Was there some political reason not to nip an incipient North Vietnamese offensive in the bud? I don’t know. Certainly there was no military reason not to, and I can only imagine the grand time the mainstream media of the day would have had if the North had launched its offensive on February 15th rather than 45 days later. It’s hard for me to believe that our senior military leaders were content to stand idly by while the North Vietnamese were preparing for an attack that would have been as much political as it was military. If the North Vietnamese had planned on a Tet Offensive for 1972, General Lavelle certainly put a big crimp in their plans.
Reading Mr. Correll’s account of events, clinical as it was, convinces me even more that Gen. John Lavelle was made a scapegoat after some buck sergeant from Udorn wrote his Senator and the plan to spike the North Vietnamese buildup was unraveled.
Lt. Col. Gerald P. Hanner,
John Correll’s “Lavelle” brings back memories. In March 1972, when General Lavelle was relieved of command, I was a captain in the 7th AF staff judge advocate’s office. Col. Donald W. Brewer was deputy SJA. Following his DEROS in July 1972, Colonel Brewer was legal counsel to General Lavelle as he prepared to testify before the Senate Armed Services Committee in September.
After General Lavelle’s death in July 1979, Colonel Brewer spent nearly 20 years researching and writing about the Lavelle case. His goal was to clear the name of his former commander and client. I spoke with Colonel Brewer one last time before he passed away in September 2005. He knew that death would prevent him from reaching his goal and he died deeply disappointed.
Colonel Brewer would be pleased with Mr. Correll’s article. It gives General Lavelle a fair shake. Air Force Magazine, with “Lavelle,” provides vital information not previously publicized.
Over those years, as Colonel Brewer researched and wrote, he and I had many “Lavelle conversations.” Having studied Colonel Brewer’s manuscript, I have a firm grasp on the points of contention. The Correll article is an accurate and fair representation of both sides of the Lavelle case and is an excellent historical analysis.
I have Colonel Brewer’s research materials. Those materials answer the central question posed in the caption accompanying the photo of then Lt. Gen. John W. Vogt Jr.—“What did [General Vogt] really say at the January 1972 Pacific Command meeting in Honolulu?” General Vogt’s statements were critical. He presided at the conference, directly representing Adm. Thomas H. Moorer, Chairman of the Joint Chiefs of Staff. The Vogt Conference (referred to as the “Arc Light Conference,” the correct dates of which are Dec. 4-5, 1971) came as a result of CINCSAC Gen. Bruce K. Holloway’s unilateral decision, in late November 1971, to order a stand-down of B-52 missions engaged in Operation Arc Light over Laos in response to a growing MiG threat—a threat to aircrews for which the rules of engagement permitted no adequate response. No minutes were kept—or other record made—of Arc Light Conference proceedings. However, Maj. Gen. Winton W. Marshall, 7th AF vice commander, who attended the conference as General Lavelle’s representative, prepared a memorandum for the record of General Vogt’s remarks for General Lavelle.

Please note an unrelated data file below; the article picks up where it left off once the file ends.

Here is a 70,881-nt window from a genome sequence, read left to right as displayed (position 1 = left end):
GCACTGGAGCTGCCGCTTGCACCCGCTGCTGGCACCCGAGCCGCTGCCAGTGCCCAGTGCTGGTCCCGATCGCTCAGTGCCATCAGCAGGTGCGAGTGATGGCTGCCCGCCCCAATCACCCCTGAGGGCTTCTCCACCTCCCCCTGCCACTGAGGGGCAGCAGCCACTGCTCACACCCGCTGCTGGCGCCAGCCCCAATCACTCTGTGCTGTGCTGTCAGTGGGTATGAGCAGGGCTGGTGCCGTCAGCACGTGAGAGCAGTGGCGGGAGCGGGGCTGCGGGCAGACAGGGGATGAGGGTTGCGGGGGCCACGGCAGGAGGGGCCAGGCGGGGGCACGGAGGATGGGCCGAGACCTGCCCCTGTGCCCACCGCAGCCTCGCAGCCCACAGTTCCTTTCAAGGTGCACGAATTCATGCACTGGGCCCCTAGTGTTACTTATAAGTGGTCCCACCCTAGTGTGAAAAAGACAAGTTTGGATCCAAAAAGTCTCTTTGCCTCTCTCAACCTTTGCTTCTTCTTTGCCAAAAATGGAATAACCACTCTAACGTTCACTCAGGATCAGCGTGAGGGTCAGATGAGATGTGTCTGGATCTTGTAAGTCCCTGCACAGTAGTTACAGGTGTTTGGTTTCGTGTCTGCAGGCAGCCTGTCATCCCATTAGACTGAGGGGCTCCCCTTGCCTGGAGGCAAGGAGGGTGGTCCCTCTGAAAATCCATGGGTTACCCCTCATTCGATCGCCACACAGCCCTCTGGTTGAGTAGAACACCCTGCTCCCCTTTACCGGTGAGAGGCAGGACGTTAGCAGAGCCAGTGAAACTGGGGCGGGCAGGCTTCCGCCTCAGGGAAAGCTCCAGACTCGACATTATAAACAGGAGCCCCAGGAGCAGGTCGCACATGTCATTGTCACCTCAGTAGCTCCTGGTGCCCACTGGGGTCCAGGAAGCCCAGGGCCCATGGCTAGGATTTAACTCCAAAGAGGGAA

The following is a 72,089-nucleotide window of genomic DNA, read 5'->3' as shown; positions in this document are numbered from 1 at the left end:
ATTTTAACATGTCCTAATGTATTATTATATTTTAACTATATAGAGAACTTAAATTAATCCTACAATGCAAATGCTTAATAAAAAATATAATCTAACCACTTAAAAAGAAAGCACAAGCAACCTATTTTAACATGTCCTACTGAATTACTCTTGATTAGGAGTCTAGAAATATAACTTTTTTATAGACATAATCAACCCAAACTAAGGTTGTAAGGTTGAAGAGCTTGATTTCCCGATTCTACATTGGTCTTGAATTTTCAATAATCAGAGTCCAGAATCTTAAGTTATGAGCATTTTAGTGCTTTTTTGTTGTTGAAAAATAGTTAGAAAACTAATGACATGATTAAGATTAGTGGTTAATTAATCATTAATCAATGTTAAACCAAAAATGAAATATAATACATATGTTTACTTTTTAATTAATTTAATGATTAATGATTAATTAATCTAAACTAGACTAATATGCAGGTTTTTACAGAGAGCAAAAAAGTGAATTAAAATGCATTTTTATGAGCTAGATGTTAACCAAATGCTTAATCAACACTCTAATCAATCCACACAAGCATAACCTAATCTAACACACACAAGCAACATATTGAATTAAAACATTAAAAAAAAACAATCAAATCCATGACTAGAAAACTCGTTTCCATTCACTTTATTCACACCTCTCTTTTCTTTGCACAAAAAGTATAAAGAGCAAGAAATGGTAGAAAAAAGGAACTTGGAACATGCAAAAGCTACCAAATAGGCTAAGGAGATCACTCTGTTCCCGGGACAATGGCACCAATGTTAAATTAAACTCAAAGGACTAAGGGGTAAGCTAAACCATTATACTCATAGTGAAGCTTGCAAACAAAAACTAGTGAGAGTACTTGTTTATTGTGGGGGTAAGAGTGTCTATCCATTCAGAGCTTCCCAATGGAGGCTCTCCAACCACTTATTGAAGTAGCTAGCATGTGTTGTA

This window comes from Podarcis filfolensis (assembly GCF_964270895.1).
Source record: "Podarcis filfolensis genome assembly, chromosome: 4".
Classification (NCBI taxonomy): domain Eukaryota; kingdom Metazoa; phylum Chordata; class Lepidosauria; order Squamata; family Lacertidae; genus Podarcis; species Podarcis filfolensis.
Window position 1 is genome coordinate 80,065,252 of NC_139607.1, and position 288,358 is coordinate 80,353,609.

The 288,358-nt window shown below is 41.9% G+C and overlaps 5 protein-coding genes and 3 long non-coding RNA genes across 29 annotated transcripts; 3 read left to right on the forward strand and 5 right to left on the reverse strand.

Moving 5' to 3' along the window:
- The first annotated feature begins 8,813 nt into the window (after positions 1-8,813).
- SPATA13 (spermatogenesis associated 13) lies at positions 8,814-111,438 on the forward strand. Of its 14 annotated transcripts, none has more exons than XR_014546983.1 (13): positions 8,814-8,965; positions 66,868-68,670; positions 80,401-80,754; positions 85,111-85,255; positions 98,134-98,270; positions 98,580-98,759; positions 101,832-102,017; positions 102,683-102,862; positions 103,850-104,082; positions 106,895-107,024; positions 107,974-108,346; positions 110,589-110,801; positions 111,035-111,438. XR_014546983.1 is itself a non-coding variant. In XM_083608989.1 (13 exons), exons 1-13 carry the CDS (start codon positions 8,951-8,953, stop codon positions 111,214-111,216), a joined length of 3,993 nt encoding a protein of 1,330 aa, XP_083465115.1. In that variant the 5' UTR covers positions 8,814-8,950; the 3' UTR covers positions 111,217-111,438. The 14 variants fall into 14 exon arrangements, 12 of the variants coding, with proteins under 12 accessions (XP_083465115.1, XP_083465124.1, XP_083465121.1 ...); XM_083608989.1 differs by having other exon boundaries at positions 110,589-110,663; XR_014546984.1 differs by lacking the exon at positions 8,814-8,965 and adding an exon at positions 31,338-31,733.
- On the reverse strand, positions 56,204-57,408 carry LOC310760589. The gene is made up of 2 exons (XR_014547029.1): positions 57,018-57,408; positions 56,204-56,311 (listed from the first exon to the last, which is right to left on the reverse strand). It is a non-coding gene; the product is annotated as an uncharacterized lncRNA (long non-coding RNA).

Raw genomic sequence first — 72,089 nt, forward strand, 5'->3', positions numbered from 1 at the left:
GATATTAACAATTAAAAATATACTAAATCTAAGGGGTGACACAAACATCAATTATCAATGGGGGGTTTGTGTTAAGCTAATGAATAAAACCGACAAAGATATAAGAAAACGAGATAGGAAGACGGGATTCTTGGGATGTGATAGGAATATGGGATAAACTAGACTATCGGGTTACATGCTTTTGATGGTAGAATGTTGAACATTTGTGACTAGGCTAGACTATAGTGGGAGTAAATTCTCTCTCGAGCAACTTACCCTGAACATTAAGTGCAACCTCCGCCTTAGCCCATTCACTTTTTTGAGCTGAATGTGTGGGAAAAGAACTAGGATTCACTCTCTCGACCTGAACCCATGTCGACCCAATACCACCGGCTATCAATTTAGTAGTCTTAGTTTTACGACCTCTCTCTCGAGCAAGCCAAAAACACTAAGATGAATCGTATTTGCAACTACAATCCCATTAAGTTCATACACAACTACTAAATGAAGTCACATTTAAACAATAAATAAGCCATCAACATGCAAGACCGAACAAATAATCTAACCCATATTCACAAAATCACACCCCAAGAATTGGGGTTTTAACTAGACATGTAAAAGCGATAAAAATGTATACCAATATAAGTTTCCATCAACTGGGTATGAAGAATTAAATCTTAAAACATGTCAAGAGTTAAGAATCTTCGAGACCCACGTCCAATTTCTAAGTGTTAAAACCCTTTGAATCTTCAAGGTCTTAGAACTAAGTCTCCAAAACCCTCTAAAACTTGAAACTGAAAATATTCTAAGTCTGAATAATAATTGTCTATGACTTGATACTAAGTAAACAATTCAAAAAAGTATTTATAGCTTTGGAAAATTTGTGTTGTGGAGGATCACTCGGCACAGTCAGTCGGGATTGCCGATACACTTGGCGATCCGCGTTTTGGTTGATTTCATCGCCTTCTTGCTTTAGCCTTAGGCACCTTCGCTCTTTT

In testimony before the Senate Armed Services Committee, Maj. Gen. Alton D. Slay, 7th AF deputy chief of staff, operations, confirmed the existence of the Marshall Memorandum: “General Marshall came back [from the Arc Light Conference] and wrote a little memo for the record.”
[In an oral history, Lavelle said he] tried to get a copy of the Marshall Memorandum with no success. By the time he tried to get a copy of it, General Vogt was the commander of the 7th Air Force having been promoted to four-star grade and having replaced General Lavelle, and General Lavelle couldn’t get it released. He was not sure 7th Air Force even had it by then, because HQ Air Force was grabbing all of the files pertinent to this and controlling them.
After testifying for two days, Sept. 11 and 12, 1972, General Lavelle followed up with a Sept. 26, 1972 letter to the committee in which he detailed General Vogt’s Arc Light Conference remarks. General Lavelle’s letter contained his recollection of the contents of the Marshall Memorandum.
The Marshall Memorandum must be released by those who have that authority so that the question—“What did General Vogt really say at the Arc Light Conference in Honolulu?”—can be answered once and for all.
Brig. Gen. Edward F. Rodriguez Jr.,
Flying Hours Down, Simulators Up
It was very interesting to read the article “Flying Hours Cut at ACC” and to see that Air Combat Command and USAF are finally giving high-fidelity simulators the credit they deserve [“Washington Watch,” November 2006, p. 12]. Not only do they enhance flying training, but they prolong the life of the aircraft.
As a former aircrew training device superintendent, I worked in the career field for 20 years, of which eight years were on the Hq. TAC/ACC Directorate of Requirements staff. So I feel I am qualified to speak on the subject.